With 2012 already in the hip-hop books, 2013 is overflowing with promise. While fans are holding out for brand-new LPs from veterans like Jay-Z, Eminem and 50 Cent, developing cultural storylines draw interesting parallels to another key year in hip-hop history: 1993.
Fans love to hear the story again and again. With Dr. Dre setting up California’s rap reign a year earlier with his classic LP The Chronic, the Death Row crew cemented things in November ’93 with Snoop Dogg’s spotless debut Doggystyle. During that same month, New York, desperately searching for sonic relevance as the burgeoning birthplace of hip-hop, got a shot in the arm with the release of Wu-Tang Clan’s Enter the Wu-Tang (36 Chambers). It wasn’t until Nas and the Notorious B.I.G. released their respective 1994 debuts that the Big Apple would regain its respect, but the Wu certainly helped set the stage.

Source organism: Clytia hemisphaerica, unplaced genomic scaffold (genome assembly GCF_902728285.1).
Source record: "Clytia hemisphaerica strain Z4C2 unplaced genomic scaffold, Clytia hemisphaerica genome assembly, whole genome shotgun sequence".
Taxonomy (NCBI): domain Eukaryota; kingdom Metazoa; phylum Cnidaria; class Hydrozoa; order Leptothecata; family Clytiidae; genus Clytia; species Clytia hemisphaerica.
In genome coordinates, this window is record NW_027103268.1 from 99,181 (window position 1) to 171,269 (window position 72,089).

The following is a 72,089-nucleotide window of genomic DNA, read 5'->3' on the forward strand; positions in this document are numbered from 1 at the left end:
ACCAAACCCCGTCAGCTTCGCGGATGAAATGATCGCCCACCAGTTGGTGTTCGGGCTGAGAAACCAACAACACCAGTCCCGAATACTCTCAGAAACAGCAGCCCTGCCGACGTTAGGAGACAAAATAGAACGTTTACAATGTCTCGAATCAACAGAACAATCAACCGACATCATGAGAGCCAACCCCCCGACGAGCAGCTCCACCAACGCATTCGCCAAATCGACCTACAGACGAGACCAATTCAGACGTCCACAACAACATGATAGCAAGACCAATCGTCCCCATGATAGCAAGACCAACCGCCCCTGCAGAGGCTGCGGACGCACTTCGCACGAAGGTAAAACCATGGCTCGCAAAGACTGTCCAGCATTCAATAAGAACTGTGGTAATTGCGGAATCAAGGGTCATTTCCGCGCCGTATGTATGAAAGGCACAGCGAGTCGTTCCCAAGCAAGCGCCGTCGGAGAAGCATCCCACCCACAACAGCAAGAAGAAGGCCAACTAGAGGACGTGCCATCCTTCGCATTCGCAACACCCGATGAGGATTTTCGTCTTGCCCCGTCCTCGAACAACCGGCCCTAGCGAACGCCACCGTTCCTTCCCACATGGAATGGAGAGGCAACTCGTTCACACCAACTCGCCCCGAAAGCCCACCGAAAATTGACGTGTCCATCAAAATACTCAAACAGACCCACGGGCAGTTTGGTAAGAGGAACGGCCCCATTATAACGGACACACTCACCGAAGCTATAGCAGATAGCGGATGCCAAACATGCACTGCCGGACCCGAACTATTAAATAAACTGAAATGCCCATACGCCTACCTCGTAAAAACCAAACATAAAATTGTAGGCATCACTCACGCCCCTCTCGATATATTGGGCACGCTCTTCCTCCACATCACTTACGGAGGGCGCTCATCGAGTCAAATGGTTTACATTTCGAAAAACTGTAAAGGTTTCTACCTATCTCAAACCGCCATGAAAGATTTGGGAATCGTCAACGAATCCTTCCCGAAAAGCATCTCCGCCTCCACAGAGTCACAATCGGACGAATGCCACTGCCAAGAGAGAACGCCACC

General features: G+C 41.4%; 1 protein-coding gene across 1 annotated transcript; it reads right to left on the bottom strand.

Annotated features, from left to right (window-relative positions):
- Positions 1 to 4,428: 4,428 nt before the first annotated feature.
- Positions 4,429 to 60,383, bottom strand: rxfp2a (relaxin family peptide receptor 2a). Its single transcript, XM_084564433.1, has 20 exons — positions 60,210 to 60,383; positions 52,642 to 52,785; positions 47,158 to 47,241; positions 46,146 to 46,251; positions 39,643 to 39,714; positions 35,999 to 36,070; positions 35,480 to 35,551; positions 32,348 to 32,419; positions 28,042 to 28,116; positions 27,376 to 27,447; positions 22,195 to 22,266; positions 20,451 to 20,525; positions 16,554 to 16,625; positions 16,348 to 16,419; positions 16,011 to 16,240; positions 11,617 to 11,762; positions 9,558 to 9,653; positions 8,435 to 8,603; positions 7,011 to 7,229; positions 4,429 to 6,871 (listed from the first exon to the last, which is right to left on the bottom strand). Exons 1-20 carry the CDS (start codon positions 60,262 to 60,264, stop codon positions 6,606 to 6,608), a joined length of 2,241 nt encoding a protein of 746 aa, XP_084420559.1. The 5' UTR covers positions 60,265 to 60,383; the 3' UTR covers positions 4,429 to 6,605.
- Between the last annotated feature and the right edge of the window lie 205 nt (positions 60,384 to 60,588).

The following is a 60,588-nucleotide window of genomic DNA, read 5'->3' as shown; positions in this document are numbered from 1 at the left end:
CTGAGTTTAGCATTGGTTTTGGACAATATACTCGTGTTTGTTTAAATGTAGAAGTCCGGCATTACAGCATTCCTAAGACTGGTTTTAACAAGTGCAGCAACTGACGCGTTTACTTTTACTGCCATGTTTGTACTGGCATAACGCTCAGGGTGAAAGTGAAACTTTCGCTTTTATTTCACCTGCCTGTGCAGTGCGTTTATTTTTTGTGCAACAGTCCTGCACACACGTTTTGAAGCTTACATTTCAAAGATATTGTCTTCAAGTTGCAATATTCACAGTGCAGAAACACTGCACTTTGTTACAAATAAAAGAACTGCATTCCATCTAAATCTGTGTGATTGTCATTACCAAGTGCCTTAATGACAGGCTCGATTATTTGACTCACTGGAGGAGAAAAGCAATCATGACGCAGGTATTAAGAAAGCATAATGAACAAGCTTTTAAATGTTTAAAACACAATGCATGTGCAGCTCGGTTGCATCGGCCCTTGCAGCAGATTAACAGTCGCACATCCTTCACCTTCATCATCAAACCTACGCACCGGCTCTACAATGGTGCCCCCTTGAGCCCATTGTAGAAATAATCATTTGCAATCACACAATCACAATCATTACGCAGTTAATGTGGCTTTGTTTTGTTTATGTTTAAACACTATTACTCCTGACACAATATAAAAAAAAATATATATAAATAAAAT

To suggest that 2013′s rap climate has come full circle 20 years later is silly. For one, the 15-year long hold that the South has had on the game has permanently influenced the way that rap music is made on both coasts, and all spots in between. Sales also aren’t what they once were either, so forget the SoundScan data, but there are some things to ponder.
Kendrick Lamar, like Snoop Dogg 20 years earlier, emerged from the Dr. Dre school of MC’ing and now currently stands as Cali’s marquee spitter. Not only that, his 2012 debut good kid, m.A.A.d city is a cinematic coming-of-age story not dissimilar to the Hughes Brothers cult classic film “Menace II Society.” In May “Menace” will celebrate its 20-year anniversary and with K-Dot working a good kid short-film, making the connection isn’t a far-fetched notion.